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15 minutes into Nutcracker, the conductor fell ill. Who stepped in?

Here’s what happened on Saturday at the Royal Opera in Stockholm, according to our anonymous insider.

Fifteen minutes into a performance of Tchaikovsky’s Nutcracker, the conductor was too unwell to continue. After a crisis meeting backstage, a member of Kungliga Hovkapellet (the orchestra of the Royal Opera) stepped forward and conducted the whole performance faultlessly and with great aplomb, never (we are told) having conducted his own orchestra before.

The indisposed conductor was Eva Ollikainen.


The hero of the hour was Andrej Nikolaev, a member of the orchestra’s second violin section.

Let’s hear it for the seconds….



By the way, not a word of these heroics has appeared (so far as google can tell) in the Swedish press.

UPDATE: We’ve just heard from Eva that she has recovered from a severe stomach flu and will resume conducting Nutcracker tonight.

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  1. I love these stories. For me they demonstrate the skill and versatility of orchestral musicians – too often referred to as “rank and file”. The reality is that a professional orchestra is an almost miraculous body of intellect, musical instinct and flexibility. Without meaning to detract from the individual heroics of Mr Nikolaev, I would bet that most if not all leading orchestras contain at least one member who could, if required, conduct the programme faultlessly and at no notice. And the reverse is maybe equally true: most, if not all, leading orchestras could cope and play the programme faultlessly even with a conductor who makes mistakes!

  2. Andrei!!!! My friend!! I am so proud of him!!!

  3. Well done Mr Nikolaev and three cheers for 2nd violins everywhere!! Often forgotten, but when it comes to a crisis you can always rely on us.

  4. I hope it is nothing serious . I am talking about the conductor. Even if I am the only one…
    so far

  5. Peter Klatzow says:

    The interesting thing about “rank and file” leaping onto the podium is that they know better than anyone what the orchestra really requires from a conductor

  6. José Bergher says:

    Casey Stengel: “•I couldna done it without my players.”

  7. Stephen H. Owades says:

    Arturo Toscanini got his start in conducting when he filled in at the last minute for an indisposed conductor on a tour performance in Rio di Janeiro—he was a cellist in the pit orchestra. Performance adrenaline can be very useful under pressure!

  8. The question remains: how many conductors could sit in the orchestra (with or without notice) and perform an instrumental part to the standard required to be a member? An issue with today’s conductors generally, perhaps?

    • John, I don’t think that is really a relevant question. As I commented above, most conductors used to play their main instrument at a professional level and many still keep it up. Keeping it up requires a big time commitment though, and that is why most of us cannot afford to do it. Studying scores takes even more time that practicing an individual orchestra part, and most of us have a bunch of programs to work on at any given moment.

      I would like to turn your question upside down. Since it seems that almost anyone can step up on the podium and go through the motions to keep the orchestra together till the end of the performance, does that mean that we expect too little of conductors in a purely technical point of view (see my comments on the Han-Na Chang interview elsewhere on this blog)?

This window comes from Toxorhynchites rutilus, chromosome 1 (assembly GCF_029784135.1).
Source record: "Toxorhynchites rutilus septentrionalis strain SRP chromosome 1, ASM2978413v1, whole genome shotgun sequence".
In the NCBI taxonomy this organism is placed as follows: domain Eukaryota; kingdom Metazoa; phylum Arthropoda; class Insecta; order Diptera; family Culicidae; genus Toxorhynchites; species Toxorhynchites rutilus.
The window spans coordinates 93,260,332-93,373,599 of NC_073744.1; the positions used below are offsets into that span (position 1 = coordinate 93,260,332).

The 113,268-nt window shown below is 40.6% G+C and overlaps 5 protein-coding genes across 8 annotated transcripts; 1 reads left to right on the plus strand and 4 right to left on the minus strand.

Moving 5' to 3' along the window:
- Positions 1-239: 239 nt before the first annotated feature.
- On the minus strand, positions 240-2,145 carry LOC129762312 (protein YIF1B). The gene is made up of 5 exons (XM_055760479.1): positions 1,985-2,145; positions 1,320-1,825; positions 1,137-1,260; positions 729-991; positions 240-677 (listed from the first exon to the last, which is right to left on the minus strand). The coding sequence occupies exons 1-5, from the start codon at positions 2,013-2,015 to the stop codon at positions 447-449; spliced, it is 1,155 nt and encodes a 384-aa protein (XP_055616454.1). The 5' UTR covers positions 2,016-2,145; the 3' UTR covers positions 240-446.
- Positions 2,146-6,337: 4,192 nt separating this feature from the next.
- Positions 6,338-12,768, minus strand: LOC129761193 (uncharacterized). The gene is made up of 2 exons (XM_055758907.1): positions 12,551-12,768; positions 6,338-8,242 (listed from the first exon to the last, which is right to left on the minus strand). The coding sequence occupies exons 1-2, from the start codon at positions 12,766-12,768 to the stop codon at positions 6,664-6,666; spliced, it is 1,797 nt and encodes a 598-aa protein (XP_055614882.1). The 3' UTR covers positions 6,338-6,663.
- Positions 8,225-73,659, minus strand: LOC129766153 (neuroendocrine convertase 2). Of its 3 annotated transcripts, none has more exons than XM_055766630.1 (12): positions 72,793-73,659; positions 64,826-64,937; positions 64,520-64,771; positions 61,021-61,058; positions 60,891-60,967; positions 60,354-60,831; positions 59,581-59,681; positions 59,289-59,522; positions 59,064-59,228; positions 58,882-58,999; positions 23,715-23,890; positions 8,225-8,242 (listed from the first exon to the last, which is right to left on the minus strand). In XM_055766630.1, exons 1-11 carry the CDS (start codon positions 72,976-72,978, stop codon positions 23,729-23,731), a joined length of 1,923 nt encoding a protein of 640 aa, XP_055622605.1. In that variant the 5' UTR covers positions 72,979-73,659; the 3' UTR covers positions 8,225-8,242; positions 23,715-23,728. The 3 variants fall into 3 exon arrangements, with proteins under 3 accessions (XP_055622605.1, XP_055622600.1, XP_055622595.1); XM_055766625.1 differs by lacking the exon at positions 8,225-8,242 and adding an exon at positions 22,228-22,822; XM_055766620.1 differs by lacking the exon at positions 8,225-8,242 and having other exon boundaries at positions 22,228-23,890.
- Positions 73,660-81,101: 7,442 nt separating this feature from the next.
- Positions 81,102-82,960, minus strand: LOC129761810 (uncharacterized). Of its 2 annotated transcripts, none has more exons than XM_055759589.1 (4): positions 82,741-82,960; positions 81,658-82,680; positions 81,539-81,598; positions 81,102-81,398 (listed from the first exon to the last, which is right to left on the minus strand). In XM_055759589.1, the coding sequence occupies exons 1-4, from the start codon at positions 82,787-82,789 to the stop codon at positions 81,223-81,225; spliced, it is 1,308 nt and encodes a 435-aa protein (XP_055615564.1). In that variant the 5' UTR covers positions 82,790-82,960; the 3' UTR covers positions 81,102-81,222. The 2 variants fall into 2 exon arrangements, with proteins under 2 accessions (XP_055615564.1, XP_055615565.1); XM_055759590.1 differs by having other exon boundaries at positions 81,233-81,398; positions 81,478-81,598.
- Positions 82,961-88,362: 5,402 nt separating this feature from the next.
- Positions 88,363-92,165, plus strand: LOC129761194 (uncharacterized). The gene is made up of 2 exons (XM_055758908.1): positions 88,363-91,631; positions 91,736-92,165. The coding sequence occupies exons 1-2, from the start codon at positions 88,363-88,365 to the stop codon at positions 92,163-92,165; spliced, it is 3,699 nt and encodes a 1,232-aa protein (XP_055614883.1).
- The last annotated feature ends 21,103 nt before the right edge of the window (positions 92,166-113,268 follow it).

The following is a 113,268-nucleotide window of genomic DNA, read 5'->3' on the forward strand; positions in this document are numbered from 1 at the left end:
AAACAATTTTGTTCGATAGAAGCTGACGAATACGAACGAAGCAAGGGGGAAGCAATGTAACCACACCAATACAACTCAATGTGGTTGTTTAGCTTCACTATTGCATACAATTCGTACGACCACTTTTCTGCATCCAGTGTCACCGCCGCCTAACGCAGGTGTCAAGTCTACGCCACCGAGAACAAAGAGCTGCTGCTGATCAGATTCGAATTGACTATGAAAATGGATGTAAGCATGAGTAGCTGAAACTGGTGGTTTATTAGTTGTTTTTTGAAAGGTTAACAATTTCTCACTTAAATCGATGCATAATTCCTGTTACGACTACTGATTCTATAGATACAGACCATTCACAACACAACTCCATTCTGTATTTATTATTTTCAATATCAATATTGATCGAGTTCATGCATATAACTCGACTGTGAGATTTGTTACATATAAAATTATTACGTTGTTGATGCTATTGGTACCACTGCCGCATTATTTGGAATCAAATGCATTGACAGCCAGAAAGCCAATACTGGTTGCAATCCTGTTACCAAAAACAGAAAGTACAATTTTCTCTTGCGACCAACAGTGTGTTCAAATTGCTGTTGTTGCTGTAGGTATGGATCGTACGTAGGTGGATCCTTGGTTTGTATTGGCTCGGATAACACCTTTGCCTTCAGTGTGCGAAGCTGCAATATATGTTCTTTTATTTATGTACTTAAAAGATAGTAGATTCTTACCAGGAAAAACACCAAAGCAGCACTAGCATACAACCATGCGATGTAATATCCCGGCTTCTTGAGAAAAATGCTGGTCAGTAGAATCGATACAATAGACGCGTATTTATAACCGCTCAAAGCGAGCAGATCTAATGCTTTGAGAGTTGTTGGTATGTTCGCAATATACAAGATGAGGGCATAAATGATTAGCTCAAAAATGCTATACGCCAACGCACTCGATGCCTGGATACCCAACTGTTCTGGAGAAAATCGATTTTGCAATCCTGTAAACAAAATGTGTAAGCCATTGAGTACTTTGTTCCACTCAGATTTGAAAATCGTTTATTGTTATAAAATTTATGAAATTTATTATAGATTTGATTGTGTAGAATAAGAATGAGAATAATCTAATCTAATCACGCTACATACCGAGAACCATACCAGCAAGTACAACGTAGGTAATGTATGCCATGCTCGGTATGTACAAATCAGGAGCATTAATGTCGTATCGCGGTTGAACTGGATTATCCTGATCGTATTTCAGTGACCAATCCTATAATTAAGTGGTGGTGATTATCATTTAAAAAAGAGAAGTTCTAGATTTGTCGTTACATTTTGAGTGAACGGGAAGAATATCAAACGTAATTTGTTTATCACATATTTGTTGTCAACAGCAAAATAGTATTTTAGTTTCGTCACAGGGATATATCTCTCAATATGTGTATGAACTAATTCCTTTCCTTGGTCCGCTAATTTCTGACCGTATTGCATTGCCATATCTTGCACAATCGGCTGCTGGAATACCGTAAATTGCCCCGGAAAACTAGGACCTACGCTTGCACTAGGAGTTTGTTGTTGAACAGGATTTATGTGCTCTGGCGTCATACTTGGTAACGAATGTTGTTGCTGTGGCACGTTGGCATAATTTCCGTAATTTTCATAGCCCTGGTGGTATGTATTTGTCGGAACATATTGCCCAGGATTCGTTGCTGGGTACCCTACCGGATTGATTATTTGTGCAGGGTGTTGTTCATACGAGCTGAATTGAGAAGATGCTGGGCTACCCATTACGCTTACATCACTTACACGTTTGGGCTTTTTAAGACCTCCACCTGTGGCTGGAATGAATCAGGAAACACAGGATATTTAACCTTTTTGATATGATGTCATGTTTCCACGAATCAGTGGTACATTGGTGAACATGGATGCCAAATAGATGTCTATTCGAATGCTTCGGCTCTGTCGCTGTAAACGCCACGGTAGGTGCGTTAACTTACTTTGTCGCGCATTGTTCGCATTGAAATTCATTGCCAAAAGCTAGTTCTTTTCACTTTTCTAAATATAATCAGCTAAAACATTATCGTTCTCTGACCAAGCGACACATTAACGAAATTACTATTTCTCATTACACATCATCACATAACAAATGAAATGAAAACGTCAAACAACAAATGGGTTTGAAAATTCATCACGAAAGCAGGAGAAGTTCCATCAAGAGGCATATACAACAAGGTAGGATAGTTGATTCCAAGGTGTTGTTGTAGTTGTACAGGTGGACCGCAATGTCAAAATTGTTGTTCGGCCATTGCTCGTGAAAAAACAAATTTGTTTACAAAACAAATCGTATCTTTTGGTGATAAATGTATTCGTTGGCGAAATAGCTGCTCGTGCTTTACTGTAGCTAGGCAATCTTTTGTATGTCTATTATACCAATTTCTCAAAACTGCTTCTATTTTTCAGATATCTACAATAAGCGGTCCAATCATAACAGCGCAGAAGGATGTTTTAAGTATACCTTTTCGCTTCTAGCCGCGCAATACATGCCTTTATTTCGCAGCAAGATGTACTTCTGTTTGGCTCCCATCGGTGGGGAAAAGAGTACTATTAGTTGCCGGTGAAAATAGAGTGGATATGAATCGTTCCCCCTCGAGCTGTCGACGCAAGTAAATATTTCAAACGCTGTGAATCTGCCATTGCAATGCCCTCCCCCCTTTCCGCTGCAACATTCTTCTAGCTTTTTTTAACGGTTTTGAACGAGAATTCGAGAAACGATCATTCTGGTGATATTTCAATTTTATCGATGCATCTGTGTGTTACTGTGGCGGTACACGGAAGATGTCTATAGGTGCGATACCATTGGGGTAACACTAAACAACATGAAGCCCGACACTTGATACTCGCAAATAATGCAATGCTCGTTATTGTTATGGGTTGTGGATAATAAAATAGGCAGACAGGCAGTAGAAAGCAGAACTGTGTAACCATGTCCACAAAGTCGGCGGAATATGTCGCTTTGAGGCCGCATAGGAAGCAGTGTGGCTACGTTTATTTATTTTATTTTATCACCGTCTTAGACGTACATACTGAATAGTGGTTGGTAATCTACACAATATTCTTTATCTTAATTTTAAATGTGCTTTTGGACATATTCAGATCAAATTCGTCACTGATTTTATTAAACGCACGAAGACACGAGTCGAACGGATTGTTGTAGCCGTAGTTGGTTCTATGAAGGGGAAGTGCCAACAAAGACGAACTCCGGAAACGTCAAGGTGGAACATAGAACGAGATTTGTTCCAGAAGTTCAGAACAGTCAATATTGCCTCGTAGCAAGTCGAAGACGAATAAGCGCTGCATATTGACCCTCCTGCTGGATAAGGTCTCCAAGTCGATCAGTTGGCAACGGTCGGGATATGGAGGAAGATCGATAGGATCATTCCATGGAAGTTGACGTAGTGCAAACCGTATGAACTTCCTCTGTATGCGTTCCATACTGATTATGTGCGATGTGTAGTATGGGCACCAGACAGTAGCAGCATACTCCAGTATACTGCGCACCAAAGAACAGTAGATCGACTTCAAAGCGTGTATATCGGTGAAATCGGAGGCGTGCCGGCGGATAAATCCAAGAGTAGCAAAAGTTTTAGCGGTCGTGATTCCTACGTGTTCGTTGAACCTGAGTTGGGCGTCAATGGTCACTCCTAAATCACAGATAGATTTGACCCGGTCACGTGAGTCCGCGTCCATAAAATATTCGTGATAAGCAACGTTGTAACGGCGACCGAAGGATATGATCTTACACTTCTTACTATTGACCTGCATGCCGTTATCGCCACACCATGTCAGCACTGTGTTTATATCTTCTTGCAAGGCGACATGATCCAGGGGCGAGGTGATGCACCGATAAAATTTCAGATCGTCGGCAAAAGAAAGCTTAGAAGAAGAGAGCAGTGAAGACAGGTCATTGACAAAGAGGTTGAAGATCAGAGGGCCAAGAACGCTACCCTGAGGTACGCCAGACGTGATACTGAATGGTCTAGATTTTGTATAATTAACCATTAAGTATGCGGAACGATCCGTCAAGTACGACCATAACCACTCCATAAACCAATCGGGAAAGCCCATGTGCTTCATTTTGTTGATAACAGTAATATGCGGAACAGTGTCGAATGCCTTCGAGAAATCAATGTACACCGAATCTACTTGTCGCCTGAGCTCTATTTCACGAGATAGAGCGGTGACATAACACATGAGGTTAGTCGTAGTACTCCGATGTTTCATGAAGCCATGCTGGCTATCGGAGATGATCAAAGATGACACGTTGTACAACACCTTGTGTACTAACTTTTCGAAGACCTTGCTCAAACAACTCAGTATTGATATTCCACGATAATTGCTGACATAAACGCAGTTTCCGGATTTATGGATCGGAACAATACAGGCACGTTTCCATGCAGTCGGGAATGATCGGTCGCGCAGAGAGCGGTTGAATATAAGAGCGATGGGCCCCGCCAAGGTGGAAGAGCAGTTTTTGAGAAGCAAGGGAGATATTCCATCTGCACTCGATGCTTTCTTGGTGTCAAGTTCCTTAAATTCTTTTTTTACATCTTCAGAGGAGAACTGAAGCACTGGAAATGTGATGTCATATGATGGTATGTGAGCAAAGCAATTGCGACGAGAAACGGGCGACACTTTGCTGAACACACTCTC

Then again, most of what conductors do takes place at home/studio studying the score, and at the rehearsals before the performances. What people see is just the tip of the iceberg.

      • Sasha, you make good points, and I agree with you. My comment was meant as a wry commentary on the fact that too many younger conductors actually do not learn their primary instruments to a truly professional level, or indulge sufficiently in the indispensable experience of actually playing in orchestras for a considerable time. Too many jump right to “conductor school”, and their poor results are observable all around us. I’m sure you would agree that a large part of conducting an orchestra is psychological, and the experience drawn from the social aspect of having been an executant in one is irreplaceable for those who wish to direct. The other side of the coin is that talent will out; there are of course a number of great conductors who have little or no experience of playing in orchestras.

        As to your question about whether we expect to little fro conductors technically, I say absolutely yes.

        Thanks to everyone for the great V-L stories.

        • I see your point, John. Thanks for clarifying it, and yes, there often is marked difference in how a conductor speaks to the orchestra between people who actually know how it feels to sit in the orchestra and those who don’t. I certainly wish that all conductors had that experience, it would make orchestra musicians’ lives so much easier.

          • Interesting discussion here, but perhaps let’s not forget that the conductor in question here has a masters degree in piano performance, studied french horn and violin. I know from her former piano teacher that her diploma included Rachmaninoff’s majestic first piano sonata and a Mozart concerto which she conducted herself among other things – not just an average piano diploma, I would say.

            And as my own teacher pointed out, most succesful conductors he knows not only started conducting studies at a very early age, but they also usually had the experience of sitting in an orchestra – learning, as my teacher pointed out, what NOT to do from the various so-so conductors that work with youth orchestras ;)

          • I forgot to add that I’ve witnessed some nice concerts where the conductor has spent some of the time also playing an instrument. Andras Schiff is now performing the complete Bartok concerti in Helsinki with Sakari Oramo, but they also performed a Bach concerto last week (paired with Bartok 2nd piano concerto and the concerto for orchestra) where Sakari took up his fiddle and joined the violin section.